The Republican National Committee claims in a new Web ad that Democratic health care plans propose taxes on "charities and small businesses. A doctor’s tax. Taxes on your health insurance. Even a tax on medical supplies."
It’s perfectly true, as the ad says, that "hundreds of billions" in taxes are being proposed – spread over 10 years. But the ad exaggerates and misleads in a number of ways:
It makes a downright false claim that ordinary wheelchairs would be among "medical supplies" subject to a proposed tax on manufacturers and importers. That’s not true: Wheelchairs and roughly half of all other medical devices would be exempt. (When we pointed this out, an RNC official said the ad would be modified, however.)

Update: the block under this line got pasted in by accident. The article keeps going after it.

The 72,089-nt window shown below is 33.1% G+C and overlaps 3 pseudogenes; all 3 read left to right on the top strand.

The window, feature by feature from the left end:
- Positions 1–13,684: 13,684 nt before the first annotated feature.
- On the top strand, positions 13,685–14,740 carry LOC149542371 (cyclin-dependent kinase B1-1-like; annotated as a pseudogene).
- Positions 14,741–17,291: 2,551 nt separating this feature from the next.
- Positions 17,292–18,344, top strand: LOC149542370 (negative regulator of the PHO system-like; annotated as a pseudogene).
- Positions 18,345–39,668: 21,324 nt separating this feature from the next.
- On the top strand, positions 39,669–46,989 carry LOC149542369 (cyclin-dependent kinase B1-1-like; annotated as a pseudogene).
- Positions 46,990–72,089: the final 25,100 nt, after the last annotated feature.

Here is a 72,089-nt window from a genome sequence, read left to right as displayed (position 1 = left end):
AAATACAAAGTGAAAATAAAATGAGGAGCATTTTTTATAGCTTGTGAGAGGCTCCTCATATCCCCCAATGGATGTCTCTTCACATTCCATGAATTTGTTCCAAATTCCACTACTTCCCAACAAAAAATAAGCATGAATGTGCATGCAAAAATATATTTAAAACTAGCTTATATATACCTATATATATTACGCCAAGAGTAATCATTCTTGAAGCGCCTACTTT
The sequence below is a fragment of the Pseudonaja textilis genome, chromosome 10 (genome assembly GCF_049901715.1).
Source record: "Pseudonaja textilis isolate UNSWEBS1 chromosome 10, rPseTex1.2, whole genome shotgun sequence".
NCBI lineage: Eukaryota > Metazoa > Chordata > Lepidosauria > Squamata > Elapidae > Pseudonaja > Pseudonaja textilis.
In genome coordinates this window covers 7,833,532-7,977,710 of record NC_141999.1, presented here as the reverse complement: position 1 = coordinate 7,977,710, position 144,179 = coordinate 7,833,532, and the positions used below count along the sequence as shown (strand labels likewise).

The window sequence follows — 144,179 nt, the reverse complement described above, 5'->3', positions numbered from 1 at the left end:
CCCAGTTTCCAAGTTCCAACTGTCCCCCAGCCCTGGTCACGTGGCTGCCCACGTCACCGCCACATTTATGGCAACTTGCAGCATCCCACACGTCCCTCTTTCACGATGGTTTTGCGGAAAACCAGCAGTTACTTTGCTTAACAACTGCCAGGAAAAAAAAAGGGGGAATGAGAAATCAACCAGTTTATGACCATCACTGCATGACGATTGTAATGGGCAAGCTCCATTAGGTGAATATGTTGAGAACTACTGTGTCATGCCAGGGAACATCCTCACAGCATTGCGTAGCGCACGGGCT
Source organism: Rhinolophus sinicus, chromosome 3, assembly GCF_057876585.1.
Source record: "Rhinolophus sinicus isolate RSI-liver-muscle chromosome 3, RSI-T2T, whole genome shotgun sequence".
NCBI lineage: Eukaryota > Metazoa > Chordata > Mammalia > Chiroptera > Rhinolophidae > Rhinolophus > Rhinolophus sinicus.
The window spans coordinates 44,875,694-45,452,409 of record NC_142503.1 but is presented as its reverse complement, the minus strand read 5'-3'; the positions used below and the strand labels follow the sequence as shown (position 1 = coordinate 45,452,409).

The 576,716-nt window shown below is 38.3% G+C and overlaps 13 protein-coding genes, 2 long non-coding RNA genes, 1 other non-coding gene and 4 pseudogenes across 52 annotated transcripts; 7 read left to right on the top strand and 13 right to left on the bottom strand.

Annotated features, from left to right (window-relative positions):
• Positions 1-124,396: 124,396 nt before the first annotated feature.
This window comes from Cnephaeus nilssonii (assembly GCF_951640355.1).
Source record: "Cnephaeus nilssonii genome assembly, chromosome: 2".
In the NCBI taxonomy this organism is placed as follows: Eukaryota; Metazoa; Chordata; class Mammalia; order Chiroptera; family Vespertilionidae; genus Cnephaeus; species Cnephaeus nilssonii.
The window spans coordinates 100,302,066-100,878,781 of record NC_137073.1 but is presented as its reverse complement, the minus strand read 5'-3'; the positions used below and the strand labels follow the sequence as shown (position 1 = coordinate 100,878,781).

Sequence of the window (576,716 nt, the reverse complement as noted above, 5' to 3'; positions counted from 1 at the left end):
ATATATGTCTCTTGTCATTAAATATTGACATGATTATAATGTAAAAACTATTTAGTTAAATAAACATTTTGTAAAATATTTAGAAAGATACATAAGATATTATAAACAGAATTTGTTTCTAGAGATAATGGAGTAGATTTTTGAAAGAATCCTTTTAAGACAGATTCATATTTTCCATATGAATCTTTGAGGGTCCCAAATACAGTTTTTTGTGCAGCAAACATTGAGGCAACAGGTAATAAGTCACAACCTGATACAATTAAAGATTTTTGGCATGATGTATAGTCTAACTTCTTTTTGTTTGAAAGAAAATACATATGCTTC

It features a proposed tax on medical laboratory services that has already been dropped.
The alleged tax on "charities" is actually a proposed limit on federal income tax deductions for charitable gifts by individual taxpayers in the highest brackets, not a tax levied directly on the charities themselves.
Similarly, the "small business" tax also refers to a proposed tax increase on individuals making more than $280,000 a year ($350,000 for families), only some of whom own small businesses. The vast majority of small-business owners don’t bring in enough to be affected.